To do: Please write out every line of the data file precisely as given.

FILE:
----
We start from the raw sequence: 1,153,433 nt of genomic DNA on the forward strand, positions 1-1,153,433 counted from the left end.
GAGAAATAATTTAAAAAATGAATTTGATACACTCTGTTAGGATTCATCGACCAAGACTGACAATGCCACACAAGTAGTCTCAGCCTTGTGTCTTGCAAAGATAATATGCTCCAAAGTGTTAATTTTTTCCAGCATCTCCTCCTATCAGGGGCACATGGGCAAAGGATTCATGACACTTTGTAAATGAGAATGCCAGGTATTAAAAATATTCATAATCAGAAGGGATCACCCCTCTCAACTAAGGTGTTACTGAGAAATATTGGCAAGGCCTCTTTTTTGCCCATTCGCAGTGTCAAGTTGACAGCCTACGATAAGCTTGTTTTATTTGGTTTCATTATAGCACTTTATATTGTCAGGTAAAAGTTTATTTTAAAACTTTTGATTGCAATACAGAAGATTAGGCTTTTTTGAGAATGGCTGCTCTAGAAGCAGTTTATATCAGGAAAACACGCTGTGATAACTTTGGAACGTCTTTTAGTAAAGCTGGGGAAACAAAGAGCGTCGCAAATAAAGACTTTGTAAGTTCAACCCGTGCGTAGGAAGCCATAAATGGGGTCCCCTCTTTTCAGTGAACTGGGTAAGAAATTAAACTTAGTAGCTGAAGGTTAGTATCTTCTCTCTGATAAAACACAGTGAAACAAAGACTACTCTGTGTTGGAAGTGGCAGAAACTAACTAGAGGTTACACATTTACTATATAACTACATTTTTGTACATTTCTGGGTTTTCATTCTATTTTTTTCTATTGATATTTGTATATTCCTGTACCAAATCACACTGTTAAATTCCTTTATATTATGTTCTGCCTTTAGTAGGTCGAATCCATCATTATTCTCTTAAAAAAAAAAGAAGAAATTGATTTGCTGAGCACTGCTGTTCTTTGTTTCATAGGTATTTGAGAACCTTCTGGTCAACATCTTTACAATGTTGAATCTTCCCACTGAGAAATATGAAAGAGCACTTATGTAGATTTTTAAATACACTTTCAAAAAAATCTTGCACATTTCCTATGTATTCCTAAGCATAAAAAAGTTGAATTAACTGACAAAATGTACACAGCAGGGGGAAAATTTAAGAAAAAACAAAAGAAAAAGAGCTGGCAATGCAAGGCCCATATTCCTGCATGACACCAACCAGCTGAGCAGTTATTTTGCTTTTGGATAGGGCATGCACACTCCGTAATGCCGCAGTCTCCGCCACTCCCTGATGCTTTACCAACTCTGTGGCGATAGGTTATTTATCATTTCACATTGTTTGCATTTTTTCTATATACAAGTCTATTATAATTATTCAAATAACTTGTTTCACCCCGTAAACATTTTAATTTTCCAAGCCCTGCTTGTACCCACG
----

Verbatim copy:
We start from the raw sequence: 1,153,433 nt of genomic DNA on the forward strand, positions 1-1,153,433 counted from the left end.
GAGAAATAATTTAAAAAATGAATTTGATACACTCTGTTAGGATTCATCGACCAAGACTGACAATGCCACACAAGTAGTCTCAGCCTTGTGTCTTGCAAAGATAATATGCTCCAAAGTGTTAATTTTTTCCAGCATCTCCTCCTATCAGGGGCACATGGGCAAAGGATTCATGACACTTTGTAAATGAGAATGCCAGGTATTAAAAATATTCATAATCAGAAGGGATCACCCCTCTCAACTAAGGTGTTACTGAGAAATATTGGCAAGGCCTCTTTTTTGCCCATTCGCAGTGTCAAGTTGACAGCCTACGATAAGCTTGTTTTATTTGGTTTCATTATAGCACTTTATATTGTCAGGTAAAAGTTTATTTTAAAACTTTTGATTGCAATACAGAAGATTAGGCTTTTTTGAGAATGGCTGCTCTAGAAGCAGTTTATATCAGGAAAACACGCTGTGATAACTTTGGAACGTCTTTTAGTAAAGCTGGGGAAACAAAGAGCGTCGCAAATAAAGACTTTGTAAGTTCAACCCGTGCGTAGGAAGCCATAAATGGGGTCCCCTCTTTTCAGTGAACTGGGTAAGAAATTAAACTTAGTAGCTGAAGGTTAGTATCTTCTCTCTGATAAAACACAGTGAAACAAAGACTACTCTGTGTTGGAAGTGGCAGAAACTAACTAGAGGTTACACATTTACTATATAACTACATTTTTGTACATTTCTGGGTTTTCATTCTATTTTTTTCTATTGATATTTGTATATTCCTGTACCAAATCACACTGTTAAATTCCTTTATATTATGTTCTGCCTTTAGTAGGTCGAATCCATCATTATTCTCTTAAAAAAAAAAGAAGAAATTGATTTGCTGAGCACTGCTGTTCTTTGTTTCATAGGTATTTGAGAACCTTCTGGTCAACATCTTTACAATGTTGAATCTTCCCACTGAGAAATATGAAAGAGCACTTATGTAGATTTTTAAATACACTTTCAAAAAAATCTTGCACATTTCCTATGTATTCCTAAGCATAAAAAAGTTGAATTAACTGACAAAATGTACACAGCAGGGGGAAAATTTAAGAAAAAACAAAAGAAAAAGAGCTGGCAATGCAAGGCCCATATTCCTGCATGACACCAACCAGCTGAGCAGTTATTTTGCTTTTGGATAGGGCATGCACACTCCGTAATGCCGCAGTCTCCGCCACTCCCTGATGCTTTACCAACTCTGTGGCGATAGGTTATTTATCATTTCACATTGTTTGCATTTTTTCTATATACAAGTCTATTATAATTATTCAAATAACTTGTTTCACCCCGTAAACATTTTAATTTTCCAAGCCCTGCTTGTACCCACG